Shakuntala vowed to not be like her mother, just like her daughter Anu vowed to not be like Shakuntala. And both realised (the former a very later and the latter, early on) that no matter what they did, they’d still always be doing something wrong in the eyes of the society or their own children. In fact, if anything, their desperation to not be like their mothers made them try a bit too hard, and almost lose out on something that could’ve been so easily salvaged.

If you liked Shakuntala Devi, here are 5 similar movies on Amazon ...

Also Read: “Stories Need To Become Bigger Than Gender.” Shakuntala Devi Director Anu Menon Talks About Working With Other Women, And How She Answers The ‘Female Director’ Questions

Mothers have often been portrayed as superhuman, especially by Bollywood. And sure enough, they are all that. But even superheroes are not perfect and it is their humanity that often brings in this element of imperfection. An important lesson that Shakuntala Devi then imparts is that we rarely look at our mothers as women first, with their own hopes, dreams, ambitions and imperfections. Mothers never have a rulebook that tells them exactly how to raise their child; they’re doomed if they do it in a certain way and doomed if they don’t. But just as every superhero’s origin story shapes them into who they become eventually, with lots of trial and error in between, mothers are also shaped by the social environment they’re raised in as women. And we all know, it is not an easy life for a woman, is it?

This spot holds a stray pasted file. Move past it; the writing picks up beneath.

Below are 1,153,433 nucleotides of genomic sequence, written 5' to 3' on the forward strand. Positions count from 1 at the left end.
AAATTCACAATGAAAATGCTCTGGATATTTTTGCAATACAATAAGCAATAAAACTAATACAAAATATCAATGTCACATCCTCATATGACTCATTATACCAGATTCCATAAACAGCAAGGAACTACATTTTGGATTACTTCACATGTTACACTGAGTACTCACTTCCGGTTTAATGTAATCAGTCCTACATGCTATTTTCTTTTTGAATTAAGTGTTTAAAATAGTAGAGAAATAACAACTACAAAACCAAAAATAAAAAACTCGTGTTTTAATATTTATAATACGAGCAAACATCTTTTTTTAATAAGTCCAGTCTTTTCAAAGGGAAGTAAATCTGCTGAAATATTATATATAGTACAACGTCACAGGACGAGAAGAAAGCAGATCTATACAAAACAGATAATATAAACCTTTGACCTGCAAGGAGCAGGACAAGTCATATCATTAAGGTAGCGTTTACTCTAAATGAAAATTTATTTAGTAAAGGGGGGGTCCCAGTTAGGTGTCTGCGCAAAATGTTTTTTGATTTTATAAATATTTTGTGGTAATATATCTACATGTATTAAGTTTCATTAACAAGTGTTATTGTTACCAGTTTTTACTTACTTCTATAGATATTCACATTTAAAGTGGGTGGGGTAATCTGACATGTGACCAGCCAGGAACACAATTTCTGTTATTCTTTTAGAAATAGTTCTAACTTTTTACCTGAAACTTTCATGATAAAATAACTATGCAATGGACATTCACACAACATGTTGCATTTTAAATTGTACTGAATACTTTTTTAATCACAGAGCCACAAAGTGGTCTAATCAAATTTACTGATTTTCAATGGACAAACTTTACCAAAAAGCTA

Me, I get angry at my mother for denying me permission to go for a night out or reprimanding me for not doing chores at home. I berate her for babying my father and doing everything for him, or allowing him to force my brother and I to attend family events we didn’t want to because I am all woke and empowered after reading feminist prose. But it took me getting a few years older to understand, quite literally, when and where she was coming from. Now, I could get angry and pick fights with her for denying me or limiting me in all the ways she did. I could even vow that I’ll never do what she did when I have kids of my own, because that’s what I think would be better.

Or I could share some of my woke-ness with her by gradually and patiently introducing her to this new world that accords women more rights and freedoms. I could tell her it’s okay, I understand, but there’s now a better way of doing what she did. And I could imbibe from her the wisdom that her past mistakes and experience has imbued her with, and become a mother or a woman, who doesn’t chase perfection, but prefers to make the best of her situation.

Of course, we’d still be fighting all the time. Because mothers and daughters! *sigh*

Also Read: #Culture: Exclusive! “Shakuntala Devi Was A Math Genius Who Could Be A Bollywood Star,” Says Director Anu Menon About Vidya Balan’s Flamboyant Math Genius Act